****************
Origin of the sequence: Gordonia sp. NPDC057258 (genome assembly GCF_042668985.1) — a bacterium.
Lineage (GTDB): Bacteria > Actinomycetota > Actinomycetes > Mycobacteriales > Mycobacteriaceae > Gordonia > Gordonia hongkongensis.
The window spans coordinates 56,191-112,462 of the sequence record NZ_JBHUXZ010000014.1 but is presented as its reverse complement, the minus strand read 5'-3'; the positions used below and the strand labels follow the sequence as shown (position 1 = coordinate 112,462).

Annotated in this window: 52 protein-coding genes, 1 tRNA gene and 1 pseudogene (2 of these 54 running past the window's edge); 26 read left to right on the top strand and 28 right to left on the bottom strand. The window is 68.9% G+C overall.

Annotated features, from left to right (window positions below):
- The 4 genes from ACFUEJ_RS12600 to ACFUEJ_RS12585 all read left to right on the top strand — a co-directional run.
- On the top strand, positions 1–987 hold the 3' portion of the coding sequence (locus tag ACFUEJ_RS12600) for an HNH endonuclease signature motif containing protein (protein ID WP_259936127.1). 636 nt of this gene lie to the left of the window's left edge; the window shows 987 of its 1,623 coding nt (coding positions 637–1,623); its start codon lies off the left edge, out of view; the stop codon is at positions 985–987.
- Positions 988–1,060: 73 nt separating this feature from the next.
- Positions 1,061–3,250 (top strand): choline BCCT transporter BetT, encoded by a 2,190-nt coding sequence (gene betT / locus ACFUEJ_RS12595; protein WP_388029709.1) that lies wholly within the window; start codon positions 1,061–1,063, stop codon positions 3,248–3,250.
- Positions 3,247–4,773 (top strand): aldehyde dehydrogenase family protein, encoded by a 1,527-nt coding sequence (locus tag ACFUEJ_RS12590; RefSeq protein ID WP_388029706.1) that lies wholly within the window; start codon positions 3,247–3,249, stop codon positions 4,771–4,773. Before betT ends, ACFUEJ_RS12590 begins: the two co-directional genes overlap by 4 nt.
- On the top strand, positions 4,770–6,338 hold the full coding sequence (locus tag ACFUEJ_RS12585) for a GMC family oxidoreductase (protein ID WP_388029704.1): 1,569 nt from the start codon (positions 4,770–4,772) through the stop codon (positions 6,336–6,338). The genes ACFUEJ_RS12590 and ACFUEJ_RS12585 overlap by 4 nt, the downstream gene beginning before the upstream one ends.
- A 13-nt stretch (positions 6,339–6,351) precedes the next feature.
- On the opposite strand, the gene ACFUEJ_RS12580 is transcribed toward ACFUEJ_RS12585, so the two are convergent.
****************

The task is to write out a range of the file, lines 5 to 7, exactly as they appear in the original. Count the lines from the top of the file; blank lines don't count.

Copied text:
Annotated features, from left to right (window positions below):
- The 4 genes from ACFUEJ_RS12600 to ACFUEJ_RS12585 all read left to right on the top strand — a co-directional run.
- On the top strand, positions 1–987 hold the 3' portion of the coding sequence (locus tag ACFUEJ_RS12600) for an HNH endonuclease signature motif containing protein (protein ID WP_259936127.1). 636 nt of this gene lie to the left of the window's left edge; the window shows 987 of its 1,623 coding nt (coding positions 637–1,623); its start codon lies off the left edge, out of view; the stop codon is at positions 985–987.